The Judge, an ex-Naval commander named Leslie Block sentenced Keith Richard to 12 month’s imprisonment, with Jagger’s sentence being 3 months. After a night in the cells, the Appeal Court let them out on bail. There was a public outcry, with candle-lit vigils and oddly, William Rees-Mogg, then Editor of the Times, wrote an impassioned Leader on the issue entitled “Who breaks a Butterfly on a Wheel?”.
This piece is renowned as being hugely influential in the Appeal Court quashing the prison sentences and replacing them with conditional discharges. One of the closing sentences from Rees-Mogg’s piece reads – "If we are going to make any case a symbol of the conflict between the sound traditional values of Britain and the new hedonism, then we must be sure that the sound traditional values include those of tolerance and equity. It should be the particular quality of British justice to ensure that Mr. Jagger is treated exactly the same as anyone else, no better and no worse. There must remain a suspicion in this case that Mr. Jagger received a more severe sentence than would have been thought proper for any purely anonymous young man."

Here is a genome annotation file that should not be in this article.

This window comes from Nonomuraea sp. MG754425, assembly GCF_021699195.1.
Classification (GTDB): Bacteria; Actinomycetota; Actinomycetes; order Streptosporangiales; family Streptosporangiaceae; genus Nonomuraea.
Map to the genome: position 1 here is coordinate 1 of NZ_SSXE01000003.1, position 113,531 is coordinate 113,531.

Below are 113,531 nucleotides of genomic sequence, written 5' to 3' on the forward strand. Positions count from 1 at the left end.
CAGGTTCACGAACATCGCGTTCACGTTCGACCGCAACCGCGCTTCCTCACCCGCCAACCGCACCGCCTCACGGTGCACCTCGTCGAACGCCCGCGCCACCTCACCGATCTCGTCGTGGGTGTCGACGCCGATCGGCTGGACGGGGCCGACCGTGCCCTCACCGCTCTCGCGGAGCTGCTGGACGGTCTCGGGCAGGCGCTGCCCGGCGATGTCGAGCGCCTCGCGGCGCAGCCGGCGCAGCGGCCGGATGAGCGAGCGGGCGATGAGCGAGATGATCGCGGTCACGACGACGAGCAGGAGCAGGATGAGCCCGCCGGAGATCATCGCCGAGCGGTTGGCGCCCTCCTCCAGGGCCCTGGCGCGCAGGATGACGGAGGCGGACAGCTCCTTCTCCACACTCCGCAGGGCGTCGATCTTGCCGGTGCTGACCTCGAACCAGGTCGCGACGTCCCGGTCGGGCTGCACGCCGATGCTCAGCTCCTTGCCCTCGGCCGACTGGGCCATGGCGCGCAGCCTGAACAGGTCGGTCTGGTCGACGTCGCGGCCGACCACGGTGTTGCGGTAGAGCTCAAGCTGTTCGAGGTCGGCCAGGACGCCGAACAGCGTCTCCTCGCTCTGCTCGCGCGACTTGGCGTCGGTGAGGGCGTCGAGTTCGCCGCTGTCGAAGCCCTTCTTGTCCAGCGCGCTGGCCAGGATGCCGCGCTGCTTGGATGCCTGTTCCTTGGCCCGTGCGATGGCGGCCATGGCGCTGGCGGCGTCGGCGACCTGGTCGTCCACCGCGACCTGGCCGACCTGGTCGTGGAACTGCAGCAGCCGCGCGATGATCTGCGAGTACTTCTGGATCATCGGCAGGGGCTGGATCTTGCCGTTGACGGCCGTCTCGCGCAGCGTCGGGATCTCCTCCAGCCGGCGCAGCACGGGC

This case is seen as a point of real change in British public opinion on popular culture, rather like the “Lady Chatterley” trial earlier in the decade.
So, in two “Times” Broadsheet leaders we see firstly a progressive view which significantly influenced the ways of popular life, and secondly a mystifyingly odd view from the musty tables of Upper Class-land. The interesting thing about them is that the Rees-Mogg article was written almost ten years to the day before the “Times” summary of Elvis Presley’s death on the world.